Gov’t to close potential loophole for tourist-jobseekers

President of the AL’s Third Standing Committee, Vong Hin Fai

Vong Hin Fai, President of the Legislative Assembly’s Third Standing Committee, disclosed that the government would amend immigration laws to stop tourists from becoming jobseekers.

His comment was made after the Committee Meeting yesterday, which focused on the amendment to the Foreign Labor Employment Law. The amendment was proposed out of the desire to forbid non-residents coming to Macau as tourists to look for jobs.

This amendment concerns only non-professional and household workers, and its objective will be achieved by the introduction of a new mechanism: the Arrival Certificate for Work Purpose.

The amendment will prevent tourists from coming into Macau to find employment.

However, an employment agency will not become a mandatory factor in the employment process. As such, an employer can directly hire a non-resident worker without a middle person. This is all set forth in Article 6 of the “Foreign Labor Employment Law”, which will not be amended, thus possibly leaving the loophole open. As such, a tourist might be hired while in Macau, and then leave Macau to allow their employer to obtain the required documents.

However, Vong responded that the government had pledged to amend other laws, particularly those concerning immigration, to close the loophole.

Vong also explained that the Committee had agreed to ask the government to introduce a timetable for the amendments to the other laws. The Committee wanted to know if these amendments would be conducted parallel to the “Foreign Labor Employment Law” amendment.

The Committee has also submitted several questions for the government to clarify, including questions regarding how the Arrival Certificate for Work Purpose can be applied.

It was also unclear whether the law applies to the employer, the employment agency or the employee, but Vong said yesterday that “following the legal logic, it seems that it should be the employer or the employment agency applying for that.”

The bill also does not set forth the documents needed to process the application for the Arrival Certificate, nor to which authority the application should be made.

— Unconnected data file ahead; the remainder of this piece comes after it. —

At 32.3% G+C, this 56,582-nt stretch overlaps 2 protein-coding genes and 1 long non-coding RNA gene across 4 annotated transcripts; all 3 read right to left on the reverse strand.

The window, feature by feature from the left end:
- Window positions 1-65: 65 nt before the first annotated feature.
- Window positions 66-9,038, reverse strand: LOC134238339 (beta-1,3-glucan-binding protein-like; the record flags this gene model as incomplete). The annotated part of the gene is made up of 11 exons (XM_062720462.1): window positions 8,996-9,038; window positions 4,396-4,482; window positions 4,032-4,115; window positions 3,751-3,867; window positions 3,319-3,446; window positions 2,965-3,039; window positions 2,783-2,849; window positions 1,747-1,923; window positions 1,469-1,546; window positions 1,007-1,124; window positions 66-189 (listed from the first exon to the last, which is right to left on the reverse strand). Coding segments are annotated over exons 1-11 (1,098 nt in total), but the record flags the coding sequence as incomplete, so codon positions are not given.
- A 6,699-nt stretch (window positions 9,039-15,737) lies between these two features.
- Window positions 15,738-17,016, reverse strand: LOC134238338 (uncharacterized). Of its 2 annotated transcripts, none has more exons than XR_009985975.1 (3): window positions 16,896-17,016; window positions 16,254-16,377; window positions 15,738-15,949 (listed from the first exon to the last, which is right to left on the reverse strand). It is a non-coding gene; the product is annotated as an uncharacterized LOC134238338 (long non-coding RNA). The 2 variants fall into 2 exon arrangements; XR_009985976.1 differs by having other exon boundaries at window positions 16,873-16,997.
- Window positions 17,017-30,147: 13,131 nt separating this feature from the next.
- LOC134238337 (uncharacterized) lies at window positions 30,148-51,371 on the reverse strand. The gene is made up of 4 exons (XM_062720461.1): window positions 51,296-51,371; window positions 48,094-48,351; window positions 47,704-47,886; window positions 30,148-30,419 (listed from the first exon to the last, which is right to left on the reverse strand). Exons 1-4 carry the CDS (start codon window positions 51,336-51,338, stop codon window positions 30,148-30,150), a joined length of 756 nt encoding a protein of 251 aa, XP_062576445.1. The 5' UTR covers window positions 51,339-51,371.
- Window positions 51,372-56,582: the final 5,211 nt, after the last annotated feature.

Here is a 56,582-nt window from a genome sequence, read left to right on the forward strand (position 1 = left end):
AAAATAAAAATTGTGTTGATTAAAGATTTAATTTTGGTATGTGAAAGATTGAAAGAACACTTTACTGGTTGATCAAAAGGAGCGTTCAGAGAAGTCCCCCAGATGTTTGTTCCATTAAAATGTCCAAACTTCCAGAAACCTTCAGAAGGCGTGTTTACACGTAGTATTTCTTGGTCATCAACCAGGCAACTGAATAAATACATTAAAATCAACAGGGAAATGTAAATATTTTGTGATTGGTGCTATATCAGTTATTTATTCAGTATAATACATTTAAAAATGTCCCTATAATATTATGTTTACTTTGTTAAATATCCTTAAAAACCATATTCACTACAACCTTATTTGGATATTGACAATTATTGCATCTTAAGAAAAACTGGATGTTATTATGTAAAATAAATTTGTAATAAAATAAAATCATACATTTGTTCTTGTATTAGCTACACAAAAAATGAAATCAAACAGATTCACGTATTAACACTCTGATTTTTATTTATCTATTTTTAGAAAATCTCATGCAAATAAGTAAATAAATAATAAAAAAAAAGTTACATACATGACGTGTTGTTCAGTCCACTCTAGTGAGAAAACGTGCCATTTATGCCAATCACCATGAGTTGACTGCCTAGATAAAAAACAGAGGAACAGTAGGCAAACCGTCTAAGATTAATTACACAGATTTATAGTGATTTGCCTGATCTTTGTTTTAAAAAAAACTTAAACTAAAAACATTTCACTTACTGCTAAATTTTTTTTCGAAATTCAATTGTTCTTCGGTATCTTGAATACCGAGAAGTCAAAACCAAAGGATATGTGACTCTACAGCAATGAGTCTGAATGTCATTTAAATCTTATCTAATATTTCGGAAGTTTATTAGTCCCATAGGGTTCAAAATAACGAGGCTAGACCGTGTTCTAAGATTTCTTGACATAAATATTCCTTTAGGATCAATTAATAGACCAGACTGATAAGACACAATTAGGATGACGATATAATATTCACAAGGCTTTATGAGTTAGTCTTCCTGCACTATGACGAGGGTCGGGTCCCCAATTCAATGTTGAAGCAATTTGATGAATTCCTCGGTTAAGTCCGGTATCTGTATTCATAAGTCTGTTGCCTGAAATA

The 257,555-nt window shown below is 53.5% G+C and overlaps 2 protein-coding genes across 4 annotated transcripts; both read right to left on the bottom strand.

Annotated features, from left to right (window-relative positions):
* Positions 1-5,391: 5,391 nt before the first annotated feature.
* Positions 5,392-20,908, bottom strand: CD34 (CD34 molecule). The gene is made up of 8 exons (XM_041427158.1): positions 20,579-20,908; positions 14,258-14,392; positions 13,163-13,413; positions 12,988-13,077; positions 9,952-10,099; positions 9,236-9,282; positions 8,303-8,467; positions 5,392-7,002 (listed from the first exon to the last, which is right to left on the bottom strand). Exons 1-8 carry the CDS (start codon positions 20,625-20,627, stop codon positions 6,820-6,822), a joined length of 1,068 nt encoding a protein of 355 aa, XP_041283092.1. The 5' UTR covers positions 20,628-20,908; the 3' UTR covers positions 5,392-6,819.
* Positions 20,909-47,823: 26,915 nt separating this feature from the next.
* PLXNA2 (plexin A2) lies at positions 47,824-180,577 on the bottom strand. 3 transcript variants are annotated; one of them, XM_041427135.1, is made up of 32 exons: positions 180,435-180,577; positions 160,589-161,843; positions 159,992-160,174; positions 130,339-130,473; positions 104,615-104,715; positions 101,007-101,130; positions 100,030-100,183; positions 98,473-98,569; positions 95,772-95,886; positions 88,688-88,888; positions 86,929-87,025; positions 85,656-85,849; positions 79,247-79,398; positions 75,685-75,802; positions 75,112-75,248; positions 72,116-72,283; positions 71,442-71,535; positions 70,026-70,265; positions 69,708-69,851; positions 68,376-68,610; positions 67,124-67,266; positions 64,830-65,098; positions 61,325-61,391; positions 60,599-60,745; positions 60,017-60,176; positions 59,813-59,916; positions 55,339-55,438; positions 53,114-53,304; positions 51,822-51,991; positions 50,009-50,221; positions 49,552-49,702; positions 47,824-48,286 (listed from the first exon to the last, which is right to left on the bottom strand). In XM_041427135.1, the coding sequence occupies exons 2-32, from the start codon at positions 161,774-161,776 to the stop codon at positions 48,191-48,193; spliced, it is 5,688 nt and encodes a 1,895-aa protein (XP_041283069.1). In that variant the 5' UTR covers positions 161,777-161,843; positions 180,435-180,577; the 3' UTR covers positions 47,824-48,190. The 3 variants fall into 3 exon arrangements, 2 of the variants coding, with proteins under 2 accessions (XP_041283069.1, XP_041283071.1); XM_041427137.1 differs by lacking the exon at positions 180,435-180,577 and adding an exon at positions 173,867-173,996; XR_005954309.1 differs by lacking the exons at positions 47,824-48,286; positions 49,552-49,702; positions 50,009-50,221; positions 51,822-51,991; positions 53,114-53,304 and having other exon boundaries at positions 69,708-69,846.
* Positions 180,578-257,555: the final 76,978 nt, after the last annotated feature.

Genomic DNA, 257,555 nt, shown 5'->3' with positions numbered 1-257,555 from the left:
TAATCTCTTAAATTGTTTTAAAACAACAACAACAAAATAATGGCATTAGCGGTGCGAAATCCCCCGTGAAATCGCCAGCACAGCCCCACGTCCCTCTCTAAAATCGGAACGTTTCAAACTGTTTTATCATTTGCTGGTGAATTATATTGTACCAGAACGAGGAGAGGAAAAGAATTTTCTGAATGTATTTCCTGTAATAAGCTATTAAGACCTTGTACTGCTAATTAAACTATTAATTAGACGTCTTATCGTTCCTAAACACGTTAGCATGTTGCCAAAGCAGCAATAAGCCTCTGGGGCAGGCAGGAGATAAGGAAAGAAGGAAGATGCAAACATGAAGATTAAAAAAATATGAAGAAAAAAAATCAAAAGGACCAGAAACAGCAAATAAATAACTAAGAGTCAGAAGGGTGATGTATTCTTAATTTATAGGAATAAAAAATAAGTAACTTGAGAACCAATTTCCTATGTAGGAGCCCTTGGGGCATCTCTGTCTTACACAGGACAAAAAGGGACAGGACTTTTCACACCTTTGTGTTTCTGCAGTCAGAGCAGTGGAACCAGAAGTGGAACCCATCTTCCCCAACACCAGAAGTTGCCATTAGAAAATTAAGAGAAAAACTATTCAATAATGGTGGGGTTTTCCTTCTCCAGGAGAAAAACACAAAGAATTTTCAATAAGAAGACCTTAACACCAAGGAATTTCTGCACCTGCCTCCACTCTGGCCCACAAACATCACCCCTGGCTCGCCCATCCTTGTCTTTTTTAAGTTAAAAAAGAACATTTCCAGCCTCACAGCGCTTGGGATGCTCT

The Committee additionally questioned the exact nature of the relationship between the Permit to Remain and the Arrival Certificate.

The issuance of the Permit to Remain relies on the possession of the Arrival Certificate. But pursuant to Decree-law 8/2010, there is a third possible option: Tentative Permit to Remain.

Therefore, Vong said, “now it comes to the relationship between the Tentative Permit to Remain and the Arrival Certificate. The government should explain this to the Committee.”

The Arrival Certificate for Work Purpose must be approved prior to a non-resident worker’s arrival in Macau. As the government has revealed, upon a non-resident worker’s arrival in Macau, the status of the Arrival Certificate will be “activated”, but the government has not explained what legal effect this “activation” will have. There was also no explanation of whether this activation will allow the commencement of a labor relationship.

Vong explained that the law in action has a different definition: a labor relation commences once both the Permit to Remain and Employment Permit are issued. Therefore, the Committee requests an official explanation.

Clarification to this provision is crucial according to Vong, because it determines whether an employer is required to pay for the return transport of the employee.

The bill also has a provision that requires a non-resident worker arriving from outside of the Macau SAR to possess an Arrival Certificate for Work Purpose. Some lawmakers consider it necessary to specify whether the worker should be arriving from their home country. Staff reporter

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